To celebrate Arts Victoria's 40th anniversary we've hit the archives
and uncovered some choice moments in the development of
Victoria's arts sector.
Click on the images below to view the stories and photo galleries, share them with others, and find out how Victoria grew to be the arts and cultural powerhouse it is today.
Bell-bottoms, handlebar moustaches, platform shoes, our daring approach to fashion (and facial hair) belied an era of serious social change and political drama in 1970s Australia.
We scrapped the White Australia Policy and welcomed an era of multiculturalism. Aussie troops were withdrawn from Vietnam, and in 1975 our PM was controversially dismissed.
We had more leisure time that ever before. Norm coaxed us off the couch with Life. Be in it and we got fit. But when we weren't out BMXing, ten-pin bowling or roller-skating, we were listening to Skyhooks and Sherbet, tuning into the new world of FM radio, and watching Number 96 on our brand new colour TVs.
Here in Victoria, a creative community of artists, craftspeople, theatre-makers and musicians were laying the foundation of the mighty independent arts sector we enjoy today.
Premier Rupert Hamer put the arts firmly on the Government's agenda with the creation of Australia's first state Ministry for the Arts. Its first priorities? Getting the construction of Southbank's Arts Centre complex moving, creating a chain of regional performing arts centres, and bringing art out into the public.
In the early 1980s, Carlton's Pram Factory – home of the Australian Performing Group and a hotbed of independent creative activity – was sold, and its prolific artist collectives dispersed. A new collaborative group was formed in 1982 to ensure there would still be a gathering point for these artists. The Fringe Arts Network was born.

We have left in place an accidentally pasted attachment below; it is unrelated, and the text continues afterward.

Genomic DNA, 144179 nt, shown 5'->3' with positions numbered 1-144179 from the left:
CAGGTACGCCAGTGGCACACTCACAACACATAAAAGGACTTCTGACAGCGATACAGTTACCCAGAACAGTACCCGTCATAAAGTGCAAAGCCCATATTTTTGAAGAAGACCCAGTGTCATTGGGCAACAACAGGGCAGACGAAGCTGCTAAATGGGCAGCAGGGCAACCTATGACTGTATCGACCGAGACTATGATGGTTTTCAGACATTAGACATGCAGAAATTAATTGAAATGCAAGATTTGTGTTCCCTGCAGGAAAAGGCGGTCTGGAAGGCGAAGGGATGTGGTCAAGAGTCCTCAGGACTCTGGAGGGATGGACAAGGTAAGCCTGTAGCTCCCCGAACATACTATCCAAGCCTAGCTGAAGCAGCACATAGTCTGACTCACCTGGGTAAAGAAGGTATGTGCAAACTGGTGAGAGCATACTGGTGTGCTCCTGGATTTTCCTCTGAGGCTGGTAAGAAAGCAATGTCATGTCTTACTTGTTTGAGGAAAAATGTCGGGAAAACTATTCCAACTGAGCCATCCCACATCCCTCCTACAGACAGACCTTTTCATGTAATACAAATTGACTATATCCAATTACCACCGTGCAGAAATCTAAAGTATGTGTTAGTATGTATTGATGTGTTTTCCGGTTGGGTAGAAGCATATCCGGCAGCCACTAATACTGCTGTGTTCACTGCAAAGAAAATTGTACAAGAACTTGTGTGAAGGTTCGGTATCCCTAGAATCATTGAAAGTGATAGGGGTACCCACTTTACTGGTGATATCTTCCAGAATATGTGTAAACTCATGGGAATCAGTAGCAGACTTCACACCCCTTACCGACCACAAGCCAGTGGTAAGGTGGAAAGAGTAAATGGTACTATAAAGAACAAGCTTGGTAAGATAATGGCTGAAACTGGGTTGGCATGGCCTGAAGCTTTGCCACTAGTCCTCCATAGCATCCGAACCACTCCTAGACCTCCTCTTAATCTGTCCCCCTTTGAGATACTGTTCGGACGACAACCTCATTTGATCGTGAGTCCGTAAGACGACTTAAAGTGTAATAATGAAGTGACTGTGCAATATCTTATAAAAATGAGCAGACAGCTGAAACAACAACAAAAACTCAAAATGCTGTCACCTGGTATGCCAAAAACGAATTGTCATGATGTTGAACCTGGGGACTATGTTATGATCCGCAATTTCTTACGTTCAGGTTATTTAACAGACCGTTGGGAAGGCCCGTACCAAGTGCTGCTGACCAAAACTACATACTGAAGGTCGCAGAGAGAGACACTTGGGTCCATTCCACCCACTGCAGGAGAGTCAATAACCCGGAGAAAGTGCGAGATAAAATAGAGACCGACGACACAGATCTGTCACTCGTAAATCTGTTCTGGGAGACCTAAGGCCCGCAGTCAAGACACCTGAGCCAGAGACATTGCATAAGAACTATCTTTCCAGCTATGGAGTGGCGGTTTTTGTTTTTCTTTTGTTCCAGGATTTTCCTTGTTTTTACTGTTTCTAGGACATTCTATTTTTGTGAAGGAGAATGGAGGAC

The Fringe Arts Network mobilised the independent arts into an effective lobby and resource group, offering support in the form of venue advice, shared resources, advocacy and support. Its inaugural event was a mini-festival, followed in 1983 by a week-long event coinciding with Moomba and presenting 120 artists at around 25 locations across Melbourne.
In 1984, when Melbourne's first international arts festival – the Spoleto Festival – was staged, Melbourne's Fringe Arts Network became the Melbourne Piccolo Spoleto Fringe Festival. But by 1986, the Fringe Arts Network reclaimed its independence and relaunched itself as Melbourne Fringe.
Since those early days, Melbourne Fringe has supported and presented some 50,000 artists to more than two million people at hundreds of venues across Melbourne and Victoria. It has helped launch many careers, including theatre director Barrie Kosky, writer Christos Tsiolkas, and comedian Wendy Harmer. As well as incubating new talent, Fringe provides artists at all stages of their career with a forum to experiment and take risks.
Today, around half a million people a year enjoy the annual festival of independent arts that is Melbourne Fringe.